Belgium: How Low Can a Low Country Get? by Bruce Bawer

Belgium may be the first country in Europe completely taken over by Muslims. From Bruce Bawer at gatestoneinstitute.org:

  • French journalist Éric Zemmour facetiously suggested that France should forget about bombing Raqqa and should instead bomb Molenbeek.
  • Even the New York Times, of all places, ran an exposé about the ineffectiveness of Belgium’s anti-terror efforts, pointing up the chronic laxity, buck-passing, and turf-confusions that characterize every level of its government.
  • Shut up. Zip it. It is a pathetic and cowardly way of responding to reality, but it is, alas, a widespread behavior pattern in Western Europe today – and, at least in certain milieux in poor little Belgium, it has been all but raised to a sacrament.

In the 15 years that followed the Napoleonic Wars, a messy series of events — international conferences, great-power land swaps, treaties, riots, military skirmishes, and, finally, a brief revolution — resulted in a redrawing of borders in the Low Countries and the establishment of a new country called Belgium. Even in the best of times, it was hardly a country, fatally divided into a French-speaking south and a Flemish-speaking north, whose residents had little sense of shared identity. If, when the European Union came along, the Belgians embraced the idea so ardently — and welcomed the transformation of their own capital into the capital of the EU — it was largely because they had far less of a sense of nationhood than their Western European neighbors, and felt, or hoped, that the EU would artificially supply something ineffable that their own history and culture had failed to give them.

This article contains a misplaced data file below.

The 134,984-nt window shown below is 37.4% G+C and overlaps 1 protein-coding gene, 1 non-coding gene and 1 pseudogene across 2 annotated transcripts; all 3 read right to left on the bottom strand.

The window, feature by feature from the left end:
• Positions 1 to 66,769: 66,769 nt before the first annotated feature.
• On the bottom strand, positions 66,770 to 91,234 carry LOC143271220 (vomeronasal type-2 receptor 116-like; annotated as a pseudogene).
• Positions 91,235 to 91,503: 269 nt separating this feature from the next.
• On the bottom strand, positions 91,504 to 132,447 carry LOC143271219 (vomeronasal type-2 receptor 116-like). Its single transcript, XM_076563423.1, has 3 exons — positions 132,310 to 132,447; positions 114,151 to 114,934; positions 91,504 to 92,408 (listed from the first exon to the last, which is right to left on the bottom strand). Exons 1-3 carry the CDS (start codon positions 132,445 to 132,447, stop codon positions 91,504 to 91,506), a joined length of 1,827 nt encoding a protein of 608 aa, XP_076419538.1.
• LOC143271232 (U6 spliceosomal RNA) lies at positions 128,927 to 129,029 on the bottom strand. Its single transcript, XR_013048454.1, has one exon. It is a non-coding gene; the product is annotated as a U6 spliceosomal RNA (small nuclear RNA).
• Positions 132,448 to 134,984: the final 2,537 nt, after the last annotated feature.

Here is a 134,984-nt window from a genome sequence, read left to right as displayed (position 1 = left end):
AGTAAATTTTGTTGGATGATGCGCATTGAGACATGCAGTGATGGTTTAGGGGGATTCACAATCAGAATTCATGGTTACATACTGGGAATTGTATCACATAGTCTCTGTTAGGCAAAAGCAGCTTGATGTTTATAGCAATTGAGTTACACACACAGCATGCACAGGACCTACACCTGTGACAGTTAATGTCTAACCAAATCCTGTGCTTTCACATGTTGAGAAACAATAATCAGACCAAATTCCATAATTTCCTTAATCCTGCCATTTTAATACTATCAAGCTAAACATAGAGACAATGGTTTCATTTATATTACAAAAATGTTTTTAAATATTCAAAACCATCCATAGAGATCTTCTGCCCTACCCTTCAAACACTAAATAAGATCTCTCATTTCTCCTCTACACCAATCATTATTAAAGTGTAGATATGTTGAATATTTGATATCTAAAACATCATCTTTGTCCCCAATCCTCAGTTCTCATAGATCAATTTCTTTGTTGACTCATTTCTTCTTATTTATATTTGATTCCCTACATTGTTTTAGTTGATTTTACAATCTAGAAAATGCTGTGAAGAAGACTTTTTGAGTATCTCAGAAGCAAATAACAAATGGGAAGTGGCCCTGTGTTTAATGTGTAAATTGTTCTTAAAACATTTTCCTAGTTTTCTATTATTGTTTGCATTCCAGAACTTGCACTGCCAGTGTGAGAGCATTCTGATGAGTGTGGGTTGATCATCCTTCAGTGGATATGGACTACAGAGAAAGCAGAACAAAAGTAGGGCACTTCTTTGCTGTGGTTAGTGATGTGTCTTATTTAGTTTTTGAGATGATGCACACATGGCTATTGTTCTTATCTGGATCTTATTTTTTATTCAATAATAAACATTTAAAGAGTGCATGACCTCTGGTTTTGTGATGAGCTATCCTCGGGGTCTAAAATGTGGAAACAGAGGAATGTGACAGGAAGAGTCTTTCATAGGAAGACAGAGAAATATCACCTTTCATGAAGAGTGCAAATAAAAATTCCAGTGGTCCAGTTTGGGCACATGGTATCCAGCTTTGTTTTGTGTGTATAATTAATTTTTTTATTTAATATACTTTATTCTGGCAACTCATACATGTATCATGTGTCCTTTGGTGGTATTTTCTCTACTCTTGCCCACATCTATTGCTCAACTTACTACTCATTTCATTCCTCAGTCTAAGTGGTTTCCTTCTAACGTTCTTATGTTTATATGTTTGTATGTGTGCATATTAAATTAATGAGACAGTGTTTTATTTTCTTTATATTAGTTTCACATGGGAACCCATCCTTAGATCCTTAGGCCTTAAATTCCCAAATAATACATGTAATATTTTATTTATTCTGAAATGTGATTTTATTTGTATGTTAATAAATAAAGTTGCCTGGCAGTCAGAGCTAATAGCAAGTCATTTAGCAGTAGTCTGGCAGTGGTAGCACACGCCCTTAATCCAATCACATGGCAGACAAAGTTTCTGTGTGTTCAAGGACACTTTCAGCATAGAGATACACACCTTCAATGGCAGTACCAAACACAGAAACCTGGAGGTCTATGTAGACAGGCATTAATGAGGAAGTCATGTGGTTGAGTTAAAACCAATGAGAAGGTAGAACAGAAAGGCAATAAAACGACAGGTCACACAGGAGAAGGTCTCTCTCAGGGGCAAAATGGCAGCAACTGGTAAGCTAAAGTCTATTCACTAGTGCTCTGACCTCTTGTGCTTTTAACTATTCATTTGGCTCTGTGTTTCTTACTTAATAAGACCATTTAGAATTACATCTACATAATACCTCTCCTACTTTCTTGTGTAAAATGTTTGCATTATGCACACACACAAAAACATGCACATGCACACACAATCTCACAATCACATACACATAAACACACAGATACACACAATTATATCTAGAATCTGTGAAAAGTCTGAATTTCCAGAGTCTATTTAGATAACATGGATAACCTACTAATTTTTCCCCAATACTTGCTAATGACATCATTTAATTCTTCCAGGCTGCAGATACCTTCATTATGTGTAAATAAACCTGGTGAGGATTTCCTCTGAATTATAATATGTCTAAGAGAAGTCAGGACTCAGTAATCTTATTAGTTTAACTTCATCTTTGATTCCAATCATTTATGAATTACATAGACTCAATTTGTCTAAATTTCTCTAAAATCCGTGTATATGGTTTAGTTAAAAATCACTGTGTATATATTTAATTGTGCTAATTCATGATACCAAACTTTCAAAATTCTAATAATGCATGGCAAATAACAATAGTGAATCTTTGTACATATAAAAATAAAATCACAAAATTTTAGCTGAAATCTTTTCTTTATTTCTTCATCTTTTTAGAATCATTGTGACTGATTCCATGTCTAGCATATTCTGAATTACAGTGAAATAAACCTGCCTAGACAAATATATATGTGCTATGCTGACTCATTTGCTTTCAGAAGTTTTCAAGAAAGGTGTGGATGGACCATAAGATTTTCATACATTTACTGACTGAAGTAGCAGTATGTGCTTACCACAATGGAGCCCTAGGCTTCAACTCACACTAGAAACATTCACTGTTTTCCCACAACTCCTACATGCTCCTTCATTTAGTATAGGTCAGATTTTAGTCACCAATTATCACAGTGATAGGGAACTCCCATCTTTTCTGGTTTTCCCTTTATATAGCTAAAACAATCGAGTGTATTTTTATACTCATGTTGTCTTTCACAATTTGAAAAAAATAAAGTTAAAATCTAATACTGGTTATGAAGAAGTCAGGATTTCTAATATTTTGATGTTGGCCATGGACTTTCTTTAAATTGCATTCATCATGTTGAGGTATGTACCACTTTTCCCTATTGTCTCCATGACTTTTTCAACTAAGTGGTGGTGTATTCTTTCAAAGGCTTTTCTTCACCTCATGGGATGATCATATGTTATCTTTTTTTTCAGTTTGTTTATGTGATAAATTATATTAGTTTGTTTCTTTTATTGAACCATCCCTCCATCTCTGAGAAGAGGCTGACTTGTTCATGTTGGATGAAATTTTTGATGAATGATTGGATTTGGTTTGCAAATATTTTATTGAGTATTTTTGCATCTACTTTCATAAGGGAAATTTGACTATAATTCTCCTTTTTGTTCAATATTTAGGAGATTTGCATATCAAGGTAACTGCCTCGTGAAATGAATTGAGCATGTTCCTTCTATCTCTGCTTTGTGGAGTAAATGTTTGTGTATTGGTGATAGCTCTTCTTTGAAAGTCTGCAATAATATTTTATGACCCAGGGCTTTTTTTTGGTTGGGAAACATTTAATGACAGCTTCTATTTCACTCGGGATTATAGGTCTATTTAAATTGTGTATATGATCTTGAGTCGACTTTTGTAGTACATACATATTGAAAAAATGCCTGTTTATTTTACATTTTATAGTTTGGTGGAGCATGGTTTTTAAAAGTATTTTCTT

Even now, when the citizens of many Western European countries have been brought up to be ashamed of their national flags, some of these Europeans, at least, still exhibit intermittent signs of national pride: witness the crowds across the UK who, every year, sing “God Save the Queen”, “Jerusalem”, and “Land of Hope and Glory” during the broadcast of the Last Night of the Proms, or the spectacle of the French Parliament breaking spontaneously into “La Marseillaise” after the Charlie Hebdo massacre. Such displays are few and far between in Belgium. It seems appropriate that, while the official proportions of the Belgian flag are 13:15, most of the flags flown over government buildings are 2:3. In other words, they do not even bother getting the proportions of their own flag right.

To continue reading: Belgium: How Low Can a Low Country Get?

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One response to “Belgium: How Low Can a Low Country Get? by Bruce Bawer

  1. Have they ever looked at how we handle the Muslim problem in the USA? Irony.

    Like

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